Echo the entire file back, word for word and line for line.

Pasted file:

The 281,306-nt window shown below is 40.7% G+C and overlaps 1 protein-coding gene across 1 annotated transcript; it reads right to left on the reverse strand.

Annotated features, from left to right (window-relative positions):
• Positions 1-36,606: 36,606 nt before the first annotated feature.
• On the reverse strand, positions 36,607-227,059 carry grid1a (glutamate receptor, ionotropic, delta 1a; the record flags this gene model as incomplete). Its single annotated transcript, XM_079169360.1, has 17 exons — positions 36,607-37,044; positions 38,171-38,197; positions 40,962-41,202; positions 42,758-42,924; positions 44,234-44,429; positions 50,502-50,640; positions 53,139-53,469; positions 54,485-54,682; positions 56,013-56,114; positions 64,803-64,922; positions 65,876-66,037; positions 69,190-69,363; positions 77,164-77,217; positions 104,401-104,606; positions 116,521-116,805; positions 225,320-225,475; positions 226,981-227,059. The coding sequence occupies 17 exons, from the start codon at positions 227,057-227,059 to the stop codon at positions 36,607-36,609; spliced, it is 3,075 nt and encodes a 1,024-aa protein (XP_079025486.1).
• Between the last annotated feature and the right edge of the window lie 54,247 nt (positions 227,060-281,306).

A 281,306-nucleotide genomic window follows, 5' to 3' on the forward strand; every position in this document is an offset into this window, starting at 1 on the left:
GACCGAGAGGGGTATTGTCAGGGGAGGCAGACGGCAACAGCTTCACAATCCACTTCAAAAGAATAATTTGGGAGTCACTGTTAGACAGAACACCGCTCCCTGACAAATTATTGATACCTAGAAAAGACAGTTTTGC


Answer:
The 281,306-nt window shown below is 40.7% G+C and overlaps 1 protein-coding gene across 1 annotated transcript; it reads right to left on the reverse strand.

Annotated features, from left to right (window-relative positions):
• Positions 1-36,606: 36,606 nt before the first annotated feature.
• On the reverse strand, positions 36,607-227,059 carry grid1a (glutamate receptor, ionotropic, delta 1a; the record flags this gene model as incomplete). Its single annotated transcript, XM_079169360.1, has 17 exons — positions 36,607-37,044; positions 38,171-38,197; positions 40,962-41,202; positions 42,758-42,924; positions 44,234-44,429; positions 50,502-50,640; positions 53,139-53,469; positions 54,485-54,682; positions 56,013-56,114; positions 64,803-64,922; positions 65,876-66,037; positions 69,190-69,363; positions 77,164-77,217; positions 104,401-104,606; positions 116,521-116,805; positions 225,320-225,475; positions 226,981-227,059. The coding sequence occupies 17 exons, from the start codon at positions 227,057-227,059 to the stop codon at positions 36,607-36,609; spliced, it is 3,075 nt and encodes a 1,024-aa protein (XP_079025486.1).
• Between the last annotated feature and the right edge of the window lie 54,247 nt (positions 227,060-281,306).

A 281,306-nucleotide genomic window follows, 5' to 3' on the forward strand; every position in this document is an offset into this window, starting at 1 on the left:
GACCGAGAGGGGTATTGTCAGGGGAGGCAGACGGCAACAGCTTCACAATCCACTTCAAAAGAATAATTTGGGAGTCACTGTTAGACAGAACACCGCTCCCTGACAAATTATTGATACCTAGAAAAGACAGTTTTGC